Not all of the action goes on during the limited hours in which the local stock market is open. Curb, or kerb, trading takes place after the official exchanges have rung their final bell. The trades are usually conducted through computers or telephones.
The name comes from a time in the past when stocks declined by the New York Stock Exchange had to be bought and sold out on the street in front of the building – on the curb. These practices eventually lead to the American Stock Exchange’s establishment. Today stocks aren’t usually traded on the street, but any such transactions conducted away from general market regulation are considered curb trades.
In the United States markets this kind of trading is illegal. The Commodities Exchange Act of 1936 banned all curb trading and continues to enforce the ban today. This is particularly important to maintain on the futures markets since buyers are involved in a calculated gamble to begin with. In the futures market the investor purchases a particular product to be delivered on a specific date at a specific time.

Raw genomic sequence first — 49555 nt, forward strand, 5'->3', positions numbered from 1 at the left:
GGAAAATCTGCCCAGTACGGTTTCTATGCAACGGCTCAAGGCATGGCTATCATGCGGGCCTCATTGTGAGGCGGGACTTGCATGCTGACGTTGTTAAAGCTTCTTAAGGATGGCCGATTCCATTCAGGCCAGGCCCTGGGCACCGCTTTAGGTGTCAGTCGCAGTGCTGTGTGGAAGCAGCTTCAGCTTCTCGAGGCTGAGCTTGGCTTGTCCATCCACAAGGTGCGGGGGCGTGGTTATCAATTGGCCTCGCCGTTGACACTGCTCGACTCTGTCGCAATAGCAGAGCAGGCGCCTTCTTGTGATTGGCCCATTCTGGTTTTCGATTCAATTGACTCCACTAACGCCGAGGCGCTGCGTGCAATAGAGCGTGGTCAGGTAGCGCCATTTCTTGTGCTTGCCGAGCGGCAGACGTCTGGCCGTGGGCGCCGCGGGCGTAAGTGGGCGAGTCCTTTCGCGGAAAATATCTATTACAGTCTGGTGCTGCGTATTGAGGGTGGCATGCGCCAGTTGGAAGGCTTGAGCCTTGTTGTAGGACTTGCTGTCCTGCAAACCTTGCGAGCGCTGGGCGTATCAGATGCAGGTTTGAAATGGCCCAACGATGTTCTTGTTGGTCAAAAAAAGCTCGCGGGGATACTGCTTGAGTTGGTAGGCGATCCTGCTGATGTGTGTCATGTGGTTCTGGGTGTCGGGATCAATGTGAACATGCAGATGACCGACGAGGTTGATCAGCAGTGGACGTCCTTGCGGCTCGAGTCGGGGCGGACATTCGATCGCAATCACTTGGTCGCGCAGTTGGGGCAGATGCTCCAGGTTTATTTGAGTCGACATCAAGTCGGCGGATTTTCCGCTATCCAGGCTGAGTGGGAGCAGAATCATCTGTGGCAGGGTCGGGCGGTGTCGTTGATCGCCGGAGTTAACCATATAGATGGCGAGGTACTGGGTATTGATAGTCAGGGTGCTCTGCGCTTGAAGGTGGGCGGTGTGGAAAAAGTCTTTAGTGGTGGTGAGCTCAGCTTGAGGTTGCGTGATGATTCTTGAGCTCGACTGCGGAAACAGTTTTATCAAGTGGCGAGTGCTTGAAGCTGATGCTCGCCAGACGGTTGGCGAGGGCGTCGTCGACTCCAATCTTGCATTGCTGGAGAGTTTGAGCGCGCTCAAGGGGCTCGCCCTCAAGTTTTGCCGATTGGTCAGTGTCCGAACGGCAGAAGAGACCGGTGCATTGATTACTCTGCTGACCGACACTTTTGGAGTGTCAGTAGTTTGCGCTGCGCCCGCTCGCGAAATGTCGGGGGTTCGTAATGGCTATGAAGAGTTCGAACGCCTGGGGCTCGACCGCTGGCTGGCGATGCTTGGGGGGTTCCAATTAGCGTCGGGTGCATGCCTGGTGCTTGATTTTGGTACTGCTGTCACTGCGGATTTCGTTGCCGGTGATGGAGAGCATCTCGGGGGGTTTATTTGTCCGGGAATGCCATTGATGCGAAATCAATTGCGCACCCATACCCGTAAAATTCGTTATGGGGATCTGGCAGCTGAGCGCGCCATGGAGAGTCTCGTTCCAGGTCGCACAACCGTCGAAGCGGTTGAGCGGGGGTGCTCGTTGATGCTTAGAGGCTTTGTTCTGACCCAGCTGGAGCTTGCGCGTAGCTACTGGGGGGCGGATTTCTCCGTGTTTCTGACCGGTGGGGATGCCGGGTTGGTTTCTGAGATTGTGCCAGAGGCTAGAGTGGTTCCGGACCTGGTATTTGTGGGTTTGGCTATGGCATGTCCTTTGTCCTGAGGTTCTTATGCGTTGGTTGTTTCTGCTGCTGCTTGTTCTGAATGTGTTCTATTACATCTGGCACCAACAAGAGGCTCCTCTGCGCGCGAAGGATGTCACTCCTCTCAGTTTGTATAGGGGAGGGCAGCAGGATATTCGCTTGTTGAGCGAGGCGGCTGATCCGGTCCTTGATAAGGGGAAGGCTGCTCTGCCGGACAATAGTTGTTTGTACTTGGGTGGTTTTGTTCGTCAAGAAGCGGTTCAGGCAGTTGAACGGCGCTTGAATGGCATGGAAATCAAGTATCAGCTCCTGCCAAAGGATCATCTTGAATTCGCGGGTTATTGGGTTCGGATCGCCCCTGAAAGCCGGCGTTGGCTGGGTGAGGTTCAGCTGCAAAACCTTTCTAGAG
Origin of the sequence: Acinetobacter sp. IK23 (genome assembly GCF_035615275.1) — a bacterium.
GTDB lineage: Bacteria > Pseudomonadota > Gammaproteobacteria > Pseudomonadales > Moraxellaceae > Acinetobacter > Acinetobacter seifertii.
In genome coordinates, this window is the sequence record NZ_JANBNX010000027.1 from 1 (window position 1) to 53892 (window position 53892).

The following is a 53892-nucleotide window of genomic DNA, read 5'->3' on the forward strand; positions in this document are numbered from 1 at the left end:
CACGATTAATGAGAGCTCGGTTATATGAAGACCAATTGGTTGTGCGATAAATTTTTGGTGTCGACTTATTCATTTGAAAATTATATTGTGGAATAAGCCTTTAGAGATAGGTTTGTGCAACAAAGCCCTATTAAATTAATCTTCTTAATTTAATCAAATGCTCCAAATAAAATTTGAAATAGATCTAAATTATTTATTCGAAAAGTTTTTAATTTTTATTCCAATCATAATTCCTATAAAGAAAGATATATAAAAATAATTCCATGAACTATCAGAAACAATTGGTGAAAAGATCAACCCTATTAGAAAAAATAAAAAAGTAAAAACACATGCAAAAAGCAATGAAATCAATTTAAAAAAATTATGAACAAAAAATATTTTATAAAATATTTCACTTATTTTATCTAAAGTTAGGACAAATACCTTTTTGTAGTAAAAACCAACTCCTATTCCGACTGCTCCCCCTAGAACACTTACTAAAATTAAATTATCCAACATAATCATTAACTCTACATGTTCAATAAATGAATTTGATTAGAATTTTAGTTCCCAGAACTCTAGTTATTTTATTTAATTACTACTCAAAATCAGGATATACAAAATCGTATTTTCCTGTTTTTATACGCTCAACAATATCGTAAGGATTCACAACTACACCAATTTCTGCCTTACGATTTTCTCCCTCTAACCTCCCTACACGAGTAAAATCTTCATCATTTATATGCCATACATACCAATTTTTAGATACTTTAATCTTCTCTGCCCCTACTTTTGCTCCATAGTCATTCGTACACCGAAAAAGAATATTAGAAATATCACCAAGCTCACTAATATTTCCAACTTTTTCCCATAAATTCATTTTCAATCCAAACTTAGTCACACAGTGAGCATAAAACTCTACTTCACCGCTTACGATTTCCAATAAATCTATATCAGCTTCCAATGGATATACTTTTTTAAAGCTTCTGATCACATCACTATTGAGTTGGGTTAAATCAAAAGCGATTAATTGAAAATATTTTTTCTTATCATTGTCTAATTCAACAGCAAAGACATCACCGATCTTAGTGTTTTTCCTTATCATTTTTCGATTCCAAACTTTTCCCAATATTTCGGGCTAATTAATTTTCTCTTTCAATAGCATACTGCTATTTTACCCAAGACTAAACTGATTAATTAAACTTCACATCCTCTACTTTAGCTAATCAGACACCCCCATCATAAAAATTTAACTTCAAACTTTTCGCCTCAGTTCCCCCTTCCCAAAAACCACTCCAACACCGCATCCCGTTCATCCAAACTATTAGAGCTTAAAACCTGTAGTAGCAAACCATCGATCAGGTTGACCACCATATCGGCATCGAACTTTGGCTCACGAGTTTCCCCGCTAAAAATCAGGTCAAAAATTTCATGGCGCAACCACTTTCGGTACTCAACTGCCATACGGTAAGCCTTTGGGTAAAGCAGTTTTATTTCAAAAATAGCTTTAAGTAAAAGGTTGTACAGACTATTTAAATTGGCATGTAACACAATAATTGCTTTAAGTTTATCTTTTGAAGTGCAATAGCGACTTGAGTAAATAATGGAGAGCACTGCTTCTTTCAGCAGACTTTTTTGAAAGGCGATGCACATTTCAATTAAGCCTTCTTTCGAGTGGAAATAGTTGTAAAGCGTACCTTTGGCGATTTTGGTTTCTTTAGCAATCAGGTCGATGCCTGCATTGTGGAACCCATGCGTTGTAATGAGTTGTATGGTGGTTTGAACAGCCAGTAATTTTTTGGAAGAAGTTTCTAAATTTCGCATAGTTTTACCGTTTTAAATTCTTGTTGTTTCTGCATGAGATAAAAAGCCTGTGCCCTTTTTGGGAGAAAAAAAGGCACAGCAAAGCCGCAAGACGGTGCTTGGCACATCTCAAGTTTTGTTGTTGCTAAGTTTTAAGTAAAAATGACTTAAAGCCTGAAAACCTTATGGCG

Unfortunately, even with a ban on curb trading in place the practice continues. The wise investor will scrupulously avoid any transaction offered without the benefit of working through the official exchanges. Any broker who implies otherwise should be discounted.
Curb trading is different than trading curbs, which are limits placed upon markets to avoid panicked sell offs. Designed to reduce volatility they shut down markets on a specified schedule if large declines are noted, giving investors time to consider their moves more carefully.